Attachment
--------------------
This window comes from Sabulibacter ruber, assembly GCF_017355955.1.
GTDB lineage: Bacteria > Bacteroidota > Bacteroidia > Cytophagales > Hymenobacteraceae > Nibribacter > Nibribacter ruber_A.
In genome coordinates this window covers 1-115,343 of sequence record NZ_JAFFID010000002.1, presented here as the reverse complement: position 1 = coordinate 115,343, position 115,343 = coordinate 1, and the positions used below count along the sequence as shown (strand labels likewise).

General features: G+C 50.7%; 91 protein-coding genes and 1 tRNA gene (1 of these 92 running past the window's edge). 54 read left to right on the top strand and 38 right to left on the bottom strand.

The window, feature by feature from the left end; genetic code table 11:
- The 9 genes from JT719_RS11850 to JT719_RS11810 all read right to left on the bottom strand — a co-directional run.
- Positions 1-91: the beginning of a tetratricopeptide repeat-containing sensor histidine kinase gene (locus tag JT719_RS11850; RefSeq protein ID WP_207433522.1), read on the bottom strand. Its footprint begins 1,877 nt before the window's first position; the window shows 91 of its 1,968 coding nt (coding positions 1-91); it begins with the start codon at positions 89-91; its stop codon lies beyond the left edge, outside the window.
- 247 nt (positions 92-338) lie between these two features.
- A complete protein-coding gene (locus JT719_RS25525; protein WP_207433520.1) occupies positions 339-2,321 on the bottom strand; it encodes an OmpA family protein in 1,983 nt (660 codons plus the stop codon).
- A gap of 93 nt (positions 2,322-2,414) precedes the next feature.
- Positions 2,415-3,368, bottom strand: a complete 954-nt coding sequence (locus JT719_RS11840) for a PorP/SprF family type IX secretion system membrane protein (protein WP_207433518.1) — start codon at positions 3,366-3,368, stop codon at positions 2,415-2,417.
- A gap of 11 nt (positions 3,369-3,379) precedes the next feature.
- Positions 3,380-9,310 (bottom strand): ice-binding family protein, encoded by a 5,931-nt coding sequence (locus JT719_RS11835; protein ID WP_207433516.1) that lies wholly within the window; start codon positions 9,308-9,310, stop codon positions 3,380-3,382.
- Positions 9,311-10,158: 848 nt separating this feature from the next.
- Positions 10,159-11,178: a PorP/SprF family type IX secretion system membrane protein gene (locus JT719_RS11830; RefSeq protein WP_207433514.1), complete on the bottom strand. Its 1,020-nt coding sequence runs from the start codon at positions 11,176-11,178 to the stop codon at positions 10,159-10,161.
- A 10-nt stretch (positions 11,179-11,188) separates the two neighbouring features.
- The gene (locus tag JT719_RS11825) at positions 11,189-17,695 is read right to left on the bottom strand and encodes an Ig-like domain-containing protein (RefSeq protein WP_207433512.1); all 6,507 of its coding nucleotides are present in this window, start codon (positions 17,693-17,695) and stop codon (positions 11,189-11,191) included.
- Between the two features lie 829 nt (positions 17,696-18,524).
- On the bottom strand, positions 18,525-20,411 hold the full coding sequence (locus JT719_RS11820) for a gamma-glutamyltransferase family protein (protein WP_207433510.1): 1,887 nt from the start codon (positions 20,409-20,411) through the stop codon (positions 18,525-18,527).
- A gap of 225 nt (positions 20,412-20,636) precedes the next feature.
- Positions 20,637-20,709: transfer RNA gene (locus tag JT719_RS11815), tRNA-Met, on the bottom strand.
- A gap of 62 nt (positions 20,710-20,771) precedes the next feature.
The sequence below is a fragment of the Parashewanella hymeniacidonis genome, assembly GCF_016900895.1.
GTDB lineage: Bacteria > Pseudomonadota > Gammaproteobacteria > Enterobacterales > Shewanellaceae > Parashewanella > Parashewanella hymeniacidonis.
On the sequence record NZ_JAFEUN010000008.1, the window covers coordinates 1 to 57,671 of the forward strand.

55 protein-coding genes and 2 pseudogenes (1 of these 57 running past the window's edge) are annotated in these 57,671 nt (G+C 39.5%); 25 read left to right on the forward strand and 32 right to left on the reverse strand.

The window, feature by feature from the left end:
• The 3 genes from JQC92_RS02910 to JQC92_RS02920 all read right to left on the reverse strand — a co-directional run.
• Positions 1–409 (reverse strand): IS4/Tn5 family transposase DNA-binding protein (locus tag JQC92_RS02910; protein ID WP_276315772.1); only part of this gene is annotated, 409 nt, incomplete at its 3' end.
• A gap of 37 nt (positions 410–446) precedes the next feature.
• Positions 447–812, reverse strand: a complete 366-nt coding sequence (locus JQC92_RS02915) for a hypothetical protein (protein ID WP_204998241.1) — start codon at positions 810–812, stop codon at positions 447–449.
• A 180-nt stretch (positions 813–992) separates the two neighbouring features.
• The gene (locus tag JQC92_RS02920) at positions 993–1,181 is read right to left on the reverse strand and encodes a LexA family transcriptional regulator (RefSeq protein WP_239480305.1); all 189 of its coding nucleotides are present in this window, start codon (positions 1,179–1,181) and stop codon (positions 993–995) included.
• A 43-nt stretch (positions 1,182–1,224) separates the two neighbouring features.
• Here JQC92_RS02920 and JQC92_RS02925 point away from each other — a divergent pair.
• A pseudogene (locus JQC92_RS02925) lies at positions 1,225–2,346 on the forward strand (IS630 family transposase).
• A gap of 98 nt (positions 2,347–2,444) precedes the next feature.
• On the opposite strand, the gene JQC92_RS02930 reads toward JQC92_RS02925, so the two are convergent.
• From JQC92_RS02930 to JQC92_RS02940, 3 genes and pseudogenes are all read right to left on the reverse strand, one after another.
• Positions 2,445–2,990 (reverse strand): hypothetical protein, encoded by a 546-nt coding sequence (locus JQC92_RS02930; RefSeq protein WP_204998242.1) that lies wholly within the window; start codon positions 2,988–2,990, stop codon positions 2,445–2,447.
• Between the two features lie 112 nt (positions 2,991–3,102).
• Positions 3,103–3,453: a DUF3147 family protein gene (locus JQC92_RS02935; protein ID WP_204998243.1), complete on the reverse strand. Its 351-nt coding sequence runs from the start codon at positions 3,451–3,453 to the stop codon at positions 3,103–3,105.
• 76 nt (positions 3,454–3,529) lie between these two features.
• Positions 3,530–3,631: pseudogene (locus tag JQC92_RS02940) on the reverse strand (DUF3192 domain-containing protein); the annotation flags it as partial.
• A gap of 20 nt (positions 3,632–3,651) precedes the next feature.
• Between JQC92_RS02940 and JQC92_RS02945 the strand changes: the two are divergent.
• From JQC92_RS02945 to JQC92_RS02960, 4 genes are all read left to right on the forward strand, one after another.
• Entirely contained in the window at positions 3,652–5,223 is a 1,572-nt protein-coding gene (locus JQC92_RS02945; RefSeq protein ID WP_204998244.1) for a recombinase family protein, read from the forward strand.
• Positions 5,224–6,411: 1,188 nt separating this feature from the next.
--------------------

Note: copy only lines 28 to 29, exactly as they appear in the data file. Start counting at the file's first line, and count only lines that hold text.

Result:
• The 3 genes from JQC92_RS02910 to JQC92_RS02920 all read right to left on the reverse strand — a co-directional run.
• Positions 1–409 (reverse strand): IS4/Tn5 family transposase DNA-binding protein (locus tag JQC92_RS02910; protein ID WP_276315772.1); only part of this gene is annotated, 409 nt, incomplete at its 3' end.